AD #2649 – Nissan Drops Titan Trims from Lineup, USMCA Contains EV Supply Chain Provisions, Ford Tests Dealer Storefronts

August 7th, 2019 at 11:50am

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Listen to “AD #2649 – Nissan Drops Titan Trims from Lineup, USMCA Contains EV Supply Chain Provisions, Ford Tests Dealer Storefronts” on Spreaker.

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Runtime: 6:48

0:07 Mercedes Offers Subsidies to Retrofit Diesels
0:41 USMCA Contains EV Supply Chain Provisions
2:26 New Battery Tech Will Help Grow Number of EVs
3:30 Ford Tests Satellite Dealer Storefronts
4:43 Senators Urge Carmakers to Join California Pact
5:33 Hyundai Teases Electric Racecar
5:47 Nissan Drops Two Titan Trims from Lineup

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23 Comments to “AD #2649 – Nissan Drops Titan Trims from Lineup, USMCA Contains EV Supply Chain Provisions, Ford Tests Dealer Storefronts”

  1. Lambo2015 Says:

    Sounds like the USMCA will head the US in the right direction when it comes to EVs.

    Does ABI’s prediction specify EVs as being passenger cars cause when their prediction is wrong I suspect they will say they were including electric scooters and bikes and all EVs.

    I can see how the new Ford store fronts may help get people into the dealership. Being able to look at a few vehicles and get information without the sales guy asking where you work and what kind of payment you were looking at certainly sounds appealing.

    Oh Nissan, a company I really hate to see struggle as I once owned a Datsun and found it to be so much better engineered than the US cars of the day (1979). I was impressed then and not so much now. Probably why they are struggling.

  2. Kit Gerhart Says:

    I’m not surprised that the Titan XD diesel is going away. It has all of the reasons NOT to buy an HD pickup, lousy mpg, even on diesel, ill handling, crude, etc., but has none of the reasons TO buy an HD pickup. A gas V8 Ram 1500 gets better mpg than the Nissan on diesel, and the towing capacity is not much different.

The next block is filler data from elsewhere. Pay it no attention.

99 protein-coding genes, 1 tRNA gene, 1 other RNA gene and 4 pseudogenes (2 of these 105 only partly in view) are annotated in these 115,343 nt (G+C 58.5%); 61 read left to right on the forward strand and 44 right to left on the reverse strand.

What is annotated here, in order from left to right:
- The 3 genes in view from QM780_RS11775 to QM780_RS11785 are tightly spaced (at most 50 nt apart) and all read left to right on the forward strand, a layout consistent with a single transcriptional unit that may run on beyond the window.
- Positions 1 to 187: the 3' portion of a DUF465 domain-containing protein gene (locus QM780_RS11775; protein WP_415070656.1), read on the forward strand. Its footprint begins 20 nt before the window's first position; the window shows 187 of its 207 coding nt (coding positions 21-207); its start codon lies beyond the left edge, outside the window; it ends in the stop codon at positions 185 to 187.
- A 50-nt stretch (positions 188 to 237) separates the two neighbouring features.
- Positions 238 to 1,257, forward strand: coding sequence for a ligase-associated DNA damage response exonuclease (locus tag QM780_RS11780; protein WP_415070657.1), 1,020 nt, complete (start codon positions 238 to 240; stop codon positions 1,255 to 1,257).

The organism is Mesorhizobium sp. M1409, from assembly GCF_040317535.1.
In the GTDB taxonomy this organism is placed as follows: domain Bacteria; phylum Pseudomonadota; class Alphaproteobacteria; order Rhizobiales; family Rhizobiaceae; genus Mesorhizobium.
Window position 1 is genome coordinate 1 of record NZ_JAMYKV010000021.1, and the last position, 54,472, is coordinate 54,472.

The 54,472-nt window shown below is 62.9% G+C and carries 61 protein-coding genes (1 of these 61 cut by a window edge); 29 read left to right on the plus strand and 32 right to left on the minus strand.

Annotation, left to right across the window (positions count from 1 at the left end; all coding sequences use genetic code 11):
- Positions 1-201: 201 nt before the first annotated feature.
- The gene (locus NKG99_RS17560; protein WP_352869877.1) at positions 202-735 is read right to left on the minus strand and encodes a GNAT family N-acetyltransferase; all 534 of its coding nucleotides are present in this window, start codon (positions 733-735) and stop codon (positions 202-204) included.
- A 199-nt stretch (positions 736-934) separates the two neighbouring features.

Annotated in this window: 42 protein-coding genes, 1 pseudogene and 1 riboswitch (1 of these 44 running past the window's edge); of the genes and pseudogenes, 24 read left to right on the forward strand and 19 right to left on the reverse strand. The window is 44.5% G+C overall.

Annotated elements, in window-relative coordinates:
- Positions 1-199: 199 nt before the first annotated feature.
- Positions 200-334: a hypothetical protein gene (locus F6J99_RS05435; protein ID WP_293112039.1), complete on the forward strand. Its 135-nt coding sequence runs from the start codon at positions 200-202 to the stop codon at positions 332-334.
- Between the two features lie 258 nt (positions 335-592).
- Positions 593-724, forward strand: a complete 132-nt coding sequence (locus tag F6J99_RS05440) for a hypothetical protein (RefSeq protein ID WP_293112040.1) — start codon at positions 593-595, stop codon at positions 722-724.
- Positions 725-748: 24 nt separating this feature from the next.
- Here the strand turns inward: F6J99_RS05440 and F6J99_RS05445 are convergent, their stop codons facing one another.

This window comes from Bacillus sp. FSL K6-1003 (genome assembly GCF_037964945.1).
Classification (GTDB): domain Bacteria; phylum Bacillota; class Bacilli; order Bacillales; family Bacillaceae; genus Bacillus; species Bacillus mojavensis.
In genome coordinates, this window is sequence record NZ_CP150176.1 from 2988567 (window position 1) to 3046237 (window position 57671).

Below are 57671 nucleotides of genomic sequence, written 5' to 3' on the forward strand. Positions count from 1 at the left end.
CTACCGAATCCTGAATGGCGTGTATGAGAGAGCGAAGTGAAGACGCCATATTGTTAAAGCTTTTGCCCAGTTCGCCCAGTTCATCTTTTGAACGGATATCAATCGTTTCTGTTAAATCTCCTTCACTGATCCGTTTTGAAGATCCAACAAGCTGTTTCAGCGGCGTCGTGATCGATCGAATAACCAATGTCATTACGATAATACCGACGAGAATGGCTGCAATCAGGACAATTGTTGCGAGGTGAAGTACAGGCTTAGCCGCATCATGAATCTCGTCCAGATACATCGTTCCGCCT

Does anyone know why Cummins ever made that V8 diesel? The larger, but much better engine used in Ram pickups, school buses, etc., has only 6 cylinders.

  3. ChuckGrenci Says:

    Instead of raising the fuel mileage requirement to 55 mpg, why doesn’t the regulatory branch of enforcement get rid of the loopholes and credit buying and just keep the present 39 mpg (for now) and watch real work to get averages to their fleet. Probably not as easy as I portray or even fair but not too much more nebulous as just arbitrarily assigning a new higher number with a befuddlement of new regulations and work arounds that don’t make headway either. I do feel that one standard should be chosen for the whole country.

  4. Kit Gerhart Says:

    New NAFTA, AKA USMCA will further reduce EV sales in the US, as it will force higher prices by not allowing global parts sourcing of the usual type. Yeah, it will create a few additional US jobs.

    It looks like the “chicken tax” on trucks will be expanded under USMCA, as trucks from Mexico will see a 25% tariff if their production doesn’t meet the new rules.

  5. cwolf Says:

    The cost of batteries better come down a whole lot by 2028 or there will be 100M pissed off EV customers! I wouldn’t be so certain that the majority would want another. Just remember the battery is mandated to last 8 years but looses 40-60% capacity by then. After only 1-2 years capacity is lowered to 80%. And the hidden kick-in-the-pan is the faster a battery is charged, the faster the degradation.
    Many are going to wonder why they have to charge more and more often over time and can’t go as far.

  6. Kit Gerhart Says:

    3 Also, they should just have rules for all “light vehicles,” and get rid of the silly, nebulous definitions now used for “car” and “truck” for CAFE calculation.

  7. Lambo2015 Says:

    2 I’m guessing they didn’t make the Titan XD specifically for the US market. I can only assume they expected to tap into foreign markets where Diesel is more popular. Like maybe South Africa, India maybe even Australia.